Primary care is at the heart of this vision. The primary care workforce is uniquely placed to influence the level of demand for other care settings, acting as a 'navigator' or 'gatekeeper' to secondary care, developing anticipatory care plans, and co-ordinating care, screening and health promotion. It is best placed to support self-management by helping patients to fully understand and manage their own conditions, as well as promoting a focus on both primary and secondary prevention.

This is supported by greater integration of health and social care services to develop stronger care pathways between primary and social care focused on the need of the individual. The ambition set out in Part 2 of the National Workforce Plan [18] that social care supports people at all stages of their lives to live as independently as possible closely aligns with and supports the vision for a strengthened primary care system. The potential benefits in further strengthening primary care system, built on enhanced and expanded multi-disciplinary teams, are set out below.

Figure 2: Strengthening primary care: the benefits
Figure 2: Strengthening primary care: the benefits

The key benefits of a strong and integrated primary care system

  • Half of cancers, three-quarters of cardiovascular disease and 80% of strokes are preventable. More systematic primary prevention in primary care therefore has the potential to improve population health outcomes and has been shown to be cost effective [19] .
  • Lifestyle behaviours (such as smoking, diet, obesity and alcohol consumption) are driving non-communicable disease clusters, particularly in our most deprived communities, contributing to a legacy of health inequalities.
  • Systematic and scaled-up secondary prevention – for example, prescribing statins to reduce cholesterol and taking measures to reduce high blood pressure – has been found to be cost-effective, clinically significant and an important way to tackle inequalities in health [20] .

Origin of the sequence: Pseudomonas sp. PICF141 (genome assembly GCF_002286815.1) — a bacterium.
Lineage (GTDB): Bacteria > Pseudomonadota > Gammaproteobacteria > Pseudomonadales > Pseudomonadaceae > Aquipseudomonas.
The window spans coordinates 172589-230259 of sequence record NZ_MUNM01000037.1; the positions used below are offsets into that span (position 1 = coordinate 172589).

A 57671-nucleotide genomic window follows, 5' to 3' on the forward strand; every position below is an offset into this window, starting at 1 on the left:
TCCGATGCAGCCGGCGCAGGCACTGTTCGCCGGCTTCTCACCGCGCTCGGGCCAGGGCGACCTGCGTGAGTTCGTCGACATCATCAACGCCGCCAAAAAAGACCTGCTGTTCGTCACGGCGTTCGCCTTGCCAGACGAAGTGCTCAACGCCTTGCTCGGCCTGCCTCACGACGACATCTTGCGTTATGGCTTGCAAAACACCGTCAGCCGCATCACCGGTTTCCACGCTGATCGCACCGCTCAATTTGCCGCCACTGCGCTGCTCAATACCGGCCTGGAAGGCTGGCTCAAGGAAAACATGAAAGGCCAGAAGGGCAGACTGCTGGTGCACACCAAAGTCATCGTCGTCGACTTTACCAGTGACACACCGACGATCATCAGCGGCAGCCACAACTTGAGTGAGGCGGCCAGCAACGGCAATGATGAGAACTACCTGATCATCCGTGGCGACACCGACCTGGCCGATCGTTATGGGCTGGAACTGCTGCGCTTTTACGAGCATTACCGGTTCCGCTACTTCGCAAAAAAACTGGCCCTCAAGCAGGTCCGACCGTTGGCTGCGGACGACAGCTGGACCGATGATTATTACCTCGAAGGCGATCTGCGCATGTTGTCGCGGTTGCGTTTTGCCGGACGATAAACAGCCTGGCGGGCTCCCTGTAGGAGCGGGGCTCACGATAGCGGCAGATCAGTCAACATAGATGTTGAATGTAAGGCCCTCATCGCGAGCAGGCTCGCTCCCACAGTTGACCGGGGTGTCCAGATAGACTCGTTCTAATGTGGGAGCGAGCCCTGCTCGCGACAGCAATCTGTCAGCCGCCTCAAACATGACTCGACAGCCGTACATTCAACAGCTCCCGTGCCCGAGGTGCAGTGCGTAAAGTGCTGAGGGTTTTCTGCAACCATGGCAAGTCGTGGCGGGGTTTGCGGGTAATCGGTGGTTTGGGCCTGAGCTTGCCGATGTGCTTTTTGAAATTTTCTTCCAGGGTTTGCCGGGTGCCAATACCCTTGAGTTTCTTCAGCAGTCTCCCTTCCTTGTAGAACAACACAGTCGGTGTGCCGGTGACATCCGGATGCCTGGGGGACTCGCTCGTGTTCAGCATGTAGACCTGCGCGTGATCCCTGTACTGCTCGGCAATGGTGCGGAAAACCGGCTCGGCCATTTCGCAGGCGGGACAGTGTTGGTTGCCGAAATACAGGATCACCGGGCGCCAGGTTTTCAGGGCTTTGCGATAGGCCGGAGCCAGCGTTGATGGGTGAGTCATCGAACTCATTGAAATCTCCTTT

• Improved access to primary and social care services could lead to a reduction in 'social admissions' – admissions based not on the severity of a patient's clinical condition but on their inability to cope without appropriate support unless admitted, or if discharged. Social admissions and delayed discharges pose significant issues for hospitals, with up to 40% of admissions of elderly patients who have attended A&E shown to be avoidable [21] .
  • Improved access to in and out of hours primary care has the potential to reduce demand for A&E attendances and unnecessary ambulance call outs.
  • In the medium term, an enhanced primary care workforce could support patients to take a more pro-active approach to managing their conditions, leading to an estimated 8% to 11% reduction in avoidable admissions (that is, admissions for ambulatory care sensitive conditions) [22] .

Citizen engagement

It is vital that we engage our citizens at every step of the journey to successfully reform primary care services. They must play a key role in helping to shape the services they need now and in the future. In 2015 the Scottish Government launched a National Conversation Creating a Healthier Scotland [23] and through this and the subsequent engagement via the Scottish Health Council's Our Voice Framework [24] , we heard that people want more flexible primary care services, with appointments that fit in with their lives, including work and caring commitments. Engagement via Our Voice has produced a range of innovative suggestions on how to develop services, including highlighting ways to take the pressure off primary care, reduce physical access issues and support self-management.

In addition, the Scottish Government has recently commissioned a series of workshops across Scotland inviting people to give their views on changes to primary care, to hear how general practice teams are changing, and how the development of these teams might impact on them and how they can work for them. The findings from this engagement exercise will help inform the implementation of the new GP contract and the reform of primary care more generally.

As set out in Chapter seven, we are developing a 10 year monitoring and evaluation strategy to capture learning from the reform of primary care. We will ensure that people's views help inform that work as it is taken forward.


We are aware of the significant challenges currently facing the primary care workforce as demand on services continues to increase. Our commitment to reform and invest in primary care services – continuing to shift the balance of care from hospital settings to community health and social care services – is founded on robust evidence that demonstrates that health systems based on strong primary care infrastructure have better outcomes in terms of population health, access, co-ordination experiences and a lower and more appropriate use of resources [25] .